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Oleksandr Usyk = dangerous fight for Joshua says Malik Scott

Alexander Usyk Anthony Joshua

By Charles Brun: Anthony Joshua better thinks long and hard before he goes through with his idea of facing Oleksandr Usyk in September because he could be sorry for it later. Deontay Wilder’s coach Malik Scott sees the former cruiserweight champion and 2012 Olympic gold medalist Usyk (18-0, 13 KOs) as a dangerous fight not only for Joshua (24-1, 22 KOs) but also the other top heavyweights in the division.

We already saw Joshua pay a steep price for his overconfidence when the tubby Andy Ruiz Jr knocked him out in 2019, a loss that prevented him from fighting WBC champion Deontay that year.

Instead of facing Wilder for the undisputed championship, Joshua was stuck fighting Ruiz a second time later in the year.

When is Joshua going to realize that he’s not as good as he thinks he is? To be sure, Joshua has power, size, and speed to give any heavyweight problems, but his chin and his stamina are that of a lower-level fighter.

Joshua doesn’t take a good punch at all, and we’ve seen that displayed countless times.

Heck, the only reason Joshua hasn’t been knocked out many times already is that his offense saves him. In other words, Joshua can knock out his opponents before they get to his weak chin to stop him.

AJ’s ego isn’t in tune with his poor stamina and punch resistance, and both could cost him when or if he goes through with the foolish idea of defending his WBO strap against mandatory Usyk in September.

Joshua is blabbering about being a “throwback fighter,” whatever that means, and he comes across as a guy that doesn’t have a full grasp of his own flaws.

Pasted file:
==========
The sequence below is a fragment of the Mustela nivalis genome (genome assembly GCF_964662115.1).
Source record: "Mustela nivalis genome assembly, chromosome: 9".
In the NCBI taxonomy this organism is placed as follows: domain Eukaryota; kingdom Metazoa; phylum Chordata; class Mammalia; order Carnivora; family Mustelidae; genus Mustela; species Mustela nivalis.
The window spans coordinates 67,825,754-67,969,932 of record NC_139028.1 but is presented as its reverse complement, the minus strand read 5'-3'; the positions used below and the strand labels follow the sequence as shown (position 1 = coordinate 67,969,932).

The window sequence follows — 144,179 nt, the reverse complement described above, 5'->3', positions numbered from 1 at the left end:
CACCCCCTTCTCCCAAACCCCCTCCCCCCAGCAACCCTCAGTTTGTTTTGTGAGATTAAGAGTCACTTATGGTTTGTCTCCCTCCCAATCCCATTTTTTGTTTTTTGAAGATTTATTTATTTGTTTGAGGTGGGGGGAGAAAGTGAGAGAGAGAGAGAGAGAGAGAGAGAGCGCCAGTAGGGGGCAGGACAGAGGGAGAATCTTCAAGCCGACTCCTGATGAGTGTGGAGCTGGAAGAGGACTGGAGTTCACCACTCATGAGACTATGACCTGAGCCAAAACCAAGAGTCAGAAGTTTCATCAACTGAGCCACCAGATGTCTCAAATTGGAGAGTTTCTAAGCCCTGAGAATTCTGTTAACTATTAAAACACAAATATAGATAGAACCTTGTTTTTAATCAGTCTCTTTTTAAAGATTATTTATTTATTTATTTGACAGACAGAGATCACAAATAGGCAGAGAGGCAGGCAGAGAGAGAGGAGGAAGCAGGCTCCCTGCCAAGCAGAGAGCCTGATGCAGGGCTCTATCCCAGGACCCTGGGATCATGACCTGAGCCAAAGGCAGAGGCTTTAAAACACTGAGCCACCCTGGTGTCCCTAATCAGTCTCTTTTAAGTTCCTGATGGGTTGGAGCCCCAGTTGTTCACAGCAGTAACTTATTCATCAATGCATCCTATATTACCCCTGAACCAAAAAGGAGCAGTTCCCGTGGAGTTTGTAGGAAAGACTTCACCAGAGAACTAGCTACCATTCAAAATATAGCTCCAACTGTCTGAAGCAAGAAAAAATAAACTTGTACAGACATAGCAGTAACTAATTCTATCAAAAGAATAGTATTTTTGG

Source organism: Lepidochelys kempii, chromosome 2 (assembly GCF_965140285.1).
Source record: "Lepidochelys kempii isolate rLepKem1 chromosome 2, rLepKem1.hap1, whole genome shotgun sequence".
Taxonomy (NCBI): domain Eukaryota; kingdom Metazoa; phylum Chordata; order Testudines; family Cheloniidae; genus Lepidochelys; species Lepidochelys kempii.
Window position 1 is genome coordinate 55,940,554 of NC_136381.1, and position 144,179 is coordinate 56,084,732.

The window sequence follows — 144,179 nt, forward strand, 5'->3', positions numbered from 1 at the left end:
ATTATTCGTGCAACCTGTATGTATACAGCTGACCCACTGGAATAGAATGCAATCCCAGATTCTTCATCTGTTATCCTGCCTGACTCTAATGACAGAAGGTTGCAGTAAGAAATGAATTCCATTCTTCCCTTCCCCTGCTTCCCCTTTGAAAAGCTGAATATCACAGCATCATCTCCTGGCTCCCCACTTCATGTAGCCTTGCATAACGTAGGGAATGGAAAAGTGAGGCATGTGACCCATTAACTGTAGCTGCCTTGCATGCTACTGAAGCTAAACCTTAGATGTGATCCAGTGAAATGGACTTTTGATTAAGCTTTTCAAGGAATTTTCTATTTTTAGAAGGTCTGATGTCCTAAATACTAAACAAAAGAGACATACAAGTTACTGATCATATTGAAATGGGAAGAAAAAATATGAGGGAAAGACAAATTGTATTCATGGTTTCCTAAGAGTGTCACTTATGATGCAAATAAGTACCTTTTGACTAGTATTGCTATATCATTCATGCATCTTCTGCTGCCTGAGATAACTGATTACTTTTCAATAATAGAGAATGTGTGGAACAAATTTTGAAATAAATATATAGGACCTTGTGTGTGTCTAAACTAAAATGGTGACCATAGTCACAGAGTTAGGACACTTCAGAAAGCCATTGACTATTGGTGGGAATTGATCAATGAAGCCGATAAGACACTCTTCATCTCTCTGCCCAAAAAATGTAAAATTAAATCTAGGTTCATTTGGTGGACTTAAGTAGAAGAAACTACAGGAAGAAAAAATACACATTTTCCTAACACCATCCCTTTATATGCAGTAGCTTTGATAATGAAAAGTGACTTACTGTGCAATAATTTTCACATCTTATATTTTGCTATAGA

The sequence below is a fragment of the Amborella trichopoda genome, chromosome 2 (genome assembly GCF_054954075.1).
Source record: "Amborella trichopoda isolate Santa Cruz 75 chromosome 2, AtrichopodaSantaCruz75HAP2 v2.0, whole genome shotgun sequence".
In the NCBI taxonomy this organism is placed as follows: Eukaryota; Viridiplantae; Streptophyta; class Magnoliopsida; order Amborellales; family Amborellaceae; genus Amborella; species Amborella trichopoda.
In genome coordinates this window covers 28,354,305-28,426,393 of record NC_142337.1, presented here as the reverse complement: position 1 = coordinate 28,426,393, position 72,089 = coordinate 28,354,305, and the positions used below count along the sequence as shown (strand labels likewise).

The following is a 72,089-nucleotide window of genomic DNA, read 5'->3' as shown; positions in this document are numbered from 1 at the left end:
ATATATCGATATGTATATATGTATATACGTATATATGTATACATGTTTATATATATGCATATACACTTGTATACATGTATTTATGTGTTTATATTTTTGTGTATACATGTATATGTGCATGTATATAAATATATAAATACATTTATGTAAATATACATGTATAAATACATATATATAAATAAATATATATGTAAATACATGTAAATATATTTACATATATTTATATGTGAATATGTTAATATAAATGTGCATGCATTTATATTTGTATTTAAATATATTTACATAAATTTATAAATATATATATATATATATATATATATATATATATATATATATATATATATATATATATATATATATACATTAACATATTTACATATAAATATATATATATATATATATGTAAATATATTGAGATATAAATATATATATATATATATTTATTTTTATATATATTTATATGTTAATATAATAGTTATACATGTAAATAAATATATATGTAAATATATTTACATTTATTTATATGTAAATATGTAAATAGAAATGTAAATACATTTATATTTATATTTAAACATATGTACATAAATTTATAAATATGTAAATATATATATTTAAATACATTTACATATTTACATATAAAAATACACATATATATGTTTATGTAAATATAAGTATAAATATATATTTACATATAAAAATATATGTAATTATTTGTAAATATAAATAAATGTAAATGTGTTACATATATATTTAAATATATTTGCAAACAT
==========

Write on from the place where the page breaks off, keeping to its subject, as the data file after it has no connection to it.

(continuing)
If Joshua were a true throwback fighter, he would have been toughing it out, fighting six to ten fights per year, taking on guys like Filip Hrgovic, Luis Ortiz, Dillian Whyte, Deontay, Frank Sanchez, Joe Joyce, and Tony Yoka.

Charles Brun sees Joshua as more of the type of fighter spoonfed opposition that has been carefully selected for him after being put under a microscope by his management first to determine if they’re dangerous.

“None. I fear none of them,” said Joshua to Sky Sports when asked about the dangers Usyk presents for him.

See what I mean. Joshua has no idea what he’s getting himself into by choosing to steer his ship in the direction of the hungry bear Usyk.

It would be easy for Joshua to vacate the WBO trinket and then wait for the dust to clear from next months’ Deontay Wilder vs. Tyson Fury III trilogy match on July 24th.

This is where Eddie Hearn could play a big part in guiding Joshua to safer waters.

He needs to sit down with the 6’6″ AJ and impress upon him how risky the fight with Usyk is and the little he stands to gain by taking this fight.

Earlier this week, Joshua sounded delusional in saying that he’ll make the Fury fight bigger by beating Usyk. No, he won’t.

The fight won’t be bigger because the casuals have no clue who Usyk is, and they won’t give a fig if Joshua beats him.

“Usyk is a dangerous fight for anybody, not just Joshua,” said Malik Scott to Sky Sports. “You have to commend Joshua for taking him on. Usyk is not a guy everybody is trying to fight – he is a guy that people would prefer not to fight.

“Usyk is learning on the job against the most dangerous guys,” Malik continued. “He didn’t go on a seven-fight plan. This is his third fight at heavyweight. That’s a big climb.

“It will be interesting how Usyk responds to Joshua’s size and technicalities and how Joshua responds to Usyk’s speed as a southpaw,” said Scott.

With Usyk’s superb stamina, crafty style of fighting, and southpaw stance, there’s an excellent chance that he’s going to topple Joshua’s short reign as the IBF/WBA/WBO champion.

What that means is that instead of Joshua progressing forward to fight the Fury-Wilder 3 winner in December, he’ll be trapped facing Usyk later this year, but this time his career will be hanging by a thread.




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